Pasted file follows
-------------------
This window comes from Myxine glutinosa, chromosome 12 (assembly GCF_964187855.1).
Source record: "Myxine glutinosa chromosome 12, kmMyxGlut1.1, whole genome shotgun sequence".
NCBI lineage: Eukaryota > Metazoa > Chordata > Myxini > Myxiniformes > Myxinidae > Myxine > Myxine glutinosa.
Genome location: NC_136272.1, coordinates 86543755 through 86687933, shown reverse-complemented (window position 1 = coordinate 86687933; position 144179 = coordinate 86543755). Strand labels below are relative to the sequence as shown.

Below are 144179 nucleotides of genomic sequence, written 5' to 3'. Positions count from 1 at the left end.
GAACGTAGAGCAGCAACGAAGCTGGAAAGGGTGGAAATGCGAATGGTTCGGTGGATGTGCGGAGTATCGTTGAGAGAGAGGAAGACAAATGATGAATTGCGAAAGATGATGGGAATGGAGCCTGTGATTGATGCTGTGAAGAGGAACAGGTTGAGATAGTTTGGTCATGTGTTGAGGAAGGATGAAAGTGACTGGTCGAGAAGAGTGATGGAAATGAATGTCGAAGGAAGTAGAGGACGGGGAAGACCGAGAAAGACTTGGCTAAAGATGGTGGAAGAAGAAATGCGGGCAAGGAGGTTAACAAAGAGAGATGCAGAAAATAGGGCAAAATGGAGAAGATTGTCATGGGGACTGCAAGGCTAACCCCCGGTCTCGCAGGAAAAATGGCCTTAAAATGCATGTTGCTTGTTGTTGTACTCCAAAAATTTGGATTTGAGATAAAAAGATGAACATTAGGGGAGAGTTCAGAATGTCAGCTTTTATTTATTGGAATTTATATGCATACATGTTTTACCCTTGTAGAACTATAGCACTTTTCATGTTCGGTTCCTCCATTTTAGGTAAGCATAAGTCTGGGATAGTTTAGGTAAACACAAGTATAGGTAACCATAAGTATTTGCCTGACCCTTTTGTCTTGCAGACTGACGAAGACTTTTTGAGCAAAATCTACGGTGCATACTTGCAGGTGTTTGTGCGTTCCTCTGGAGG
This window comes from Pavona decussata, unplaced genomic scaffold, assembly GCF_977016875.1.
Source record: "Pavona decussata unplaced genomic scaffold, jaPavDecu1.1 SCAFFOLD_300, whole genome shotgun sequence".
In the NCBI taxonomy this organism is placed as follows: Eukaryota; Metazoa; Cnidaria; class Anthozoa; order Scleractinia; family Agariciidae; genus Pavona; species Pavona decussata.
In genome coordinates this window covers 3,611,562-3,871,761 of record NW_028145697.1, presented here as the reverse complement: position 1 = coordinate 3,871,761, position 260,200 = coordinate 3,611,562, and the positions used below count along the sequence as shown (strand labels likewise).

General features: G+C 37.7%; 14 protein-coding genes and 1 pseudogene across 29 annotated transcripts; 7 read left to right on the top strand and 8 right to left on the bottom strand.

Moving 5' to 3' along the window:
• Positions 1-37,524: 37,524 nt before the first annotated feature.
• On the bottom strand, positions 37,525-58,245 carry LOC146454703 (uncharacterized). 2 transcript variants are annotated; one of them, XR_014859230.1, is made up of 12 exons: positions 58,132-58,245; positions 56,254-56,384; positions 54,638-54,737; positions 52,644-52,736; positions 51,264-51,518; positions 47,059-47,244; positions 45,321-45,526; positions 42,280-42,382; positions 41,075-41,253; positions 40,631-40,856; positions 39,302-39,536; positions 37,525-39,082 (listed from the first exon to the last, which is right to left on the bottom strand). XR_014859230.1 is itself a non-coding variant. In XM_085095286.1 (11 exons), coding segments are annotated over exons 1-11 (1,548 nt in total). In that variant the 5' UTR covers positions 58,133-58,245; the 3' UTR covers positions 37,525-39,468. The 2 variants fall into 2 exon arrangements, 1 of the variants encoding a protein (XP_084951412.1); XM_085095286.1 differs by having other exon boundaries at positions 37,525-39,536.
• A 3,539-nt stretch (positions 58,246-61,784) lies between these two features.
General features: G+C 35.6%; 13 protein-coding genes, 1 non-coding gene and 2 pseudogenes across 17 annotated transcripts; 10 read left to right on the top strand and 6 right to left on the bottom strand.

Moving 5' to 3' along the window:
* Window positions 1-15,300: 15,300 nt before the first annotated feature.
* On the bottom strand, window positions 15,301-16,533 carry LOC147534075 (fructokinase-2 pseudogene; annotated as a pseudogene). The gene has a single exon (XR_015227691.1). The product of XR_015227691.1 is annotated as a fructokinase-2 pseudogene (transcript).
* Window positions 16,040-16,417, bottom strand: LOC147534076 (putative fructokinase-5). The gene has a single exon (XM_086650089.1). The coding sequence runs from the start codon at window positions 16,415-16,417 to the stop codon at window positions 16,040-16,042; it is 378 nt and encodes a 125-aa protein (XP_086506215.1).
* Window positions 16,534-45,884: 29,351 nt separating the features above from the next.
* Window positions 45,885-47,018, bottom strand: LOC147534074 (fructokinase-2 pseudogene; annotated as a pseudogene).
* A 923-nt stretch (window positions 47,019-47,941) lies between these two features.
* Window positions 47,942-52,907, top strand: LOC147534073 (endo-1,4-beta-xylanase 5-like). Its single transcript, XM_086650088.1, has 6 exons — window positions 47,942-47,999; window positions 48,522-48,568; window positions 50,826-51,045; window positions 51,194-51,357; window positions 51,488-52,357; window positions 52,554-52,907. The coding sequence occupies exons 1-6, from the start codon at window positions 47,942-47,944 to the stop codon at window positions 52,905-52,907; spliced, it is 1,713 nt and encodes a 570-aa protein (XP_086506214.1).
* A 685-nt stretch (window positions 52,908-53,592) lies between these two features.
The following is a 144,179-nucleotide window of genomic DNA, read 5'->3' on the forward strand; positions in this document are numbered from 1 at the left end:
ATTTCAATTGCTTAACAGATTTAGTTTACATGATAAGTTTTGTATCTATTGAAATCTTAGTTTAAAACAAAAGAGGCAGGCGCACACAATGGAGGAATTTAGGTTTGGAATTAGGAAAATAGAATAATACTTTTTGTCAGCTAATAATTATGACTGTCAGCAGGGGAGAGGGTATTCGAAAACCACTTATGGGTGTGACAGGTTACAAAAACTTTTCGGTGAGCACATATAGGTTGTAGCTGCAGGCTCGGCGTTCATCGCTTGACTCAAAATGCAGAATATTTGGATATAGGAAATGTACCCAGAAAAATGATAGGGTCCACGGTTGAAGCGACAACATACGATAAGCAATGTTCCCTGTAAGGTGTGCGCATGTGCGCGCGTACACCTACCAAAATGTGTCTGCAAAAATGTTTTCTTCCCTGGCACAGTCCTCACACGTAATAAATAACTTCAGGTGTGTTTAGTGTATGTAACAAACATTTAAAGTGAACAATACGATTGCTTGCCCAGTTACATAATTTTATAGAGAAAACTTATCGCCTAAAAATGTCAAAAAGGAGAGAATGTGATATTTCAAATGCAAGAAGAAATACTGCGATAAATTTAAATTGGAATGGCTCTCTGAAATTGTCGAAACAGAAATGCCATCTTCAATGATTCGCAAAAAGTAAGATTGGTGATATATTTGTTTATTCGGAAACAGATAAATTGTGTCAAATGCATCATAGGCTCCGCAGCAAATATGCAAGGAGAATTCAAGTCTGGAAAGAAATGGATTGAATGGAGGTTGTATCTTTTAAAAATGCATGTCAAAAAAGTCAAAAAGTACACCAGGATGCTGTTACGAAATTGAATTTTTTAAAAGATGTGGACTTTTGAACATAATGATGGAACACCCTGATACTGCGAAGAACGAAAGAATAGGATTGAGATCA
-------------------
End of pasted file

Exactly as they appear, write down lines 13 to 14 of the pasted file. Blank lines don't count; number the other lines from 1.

• Positions 1-37,524: 37,524 nt before the first annotated feature.
• On the bottom strand, positions 37,525-58,245 carry LOC146454703 (uncharacterized). 2 transcript variants are annotated; one of them, XR_014859230.1, is made up of 12 exons: positions 58,132-58,245; positions 56,254-56,384; positions 54,638-54,737; positions 52,644-52,736; positions 51,264-51,518; positions 47,059-47,244; positions 45,321-45,526; positions 42,280-42,382; positions 41,075-41,253; positions 40,631-40,856; positions 39,302-39,536; positions 37,525-39,082 (listed from the first exon to the last, which is right to left on the bottom strand). XR_014859230.1 is itself a non-coding variant. In XM_085095286.1 (11 exons), coding segments are annotated over exons 1-11 (1,548 nt in total). In that variant the 5' UTR covers positions 58,133-58,245; the 3' UTR covers positions 37,525-39,468. The 2 variants fall into 2 exon arrangements, 1 of the variants encoding a protein (XP_084951412.1); XM_085095286.1 differs by having other exon boundaries at positions 37,525-39,536.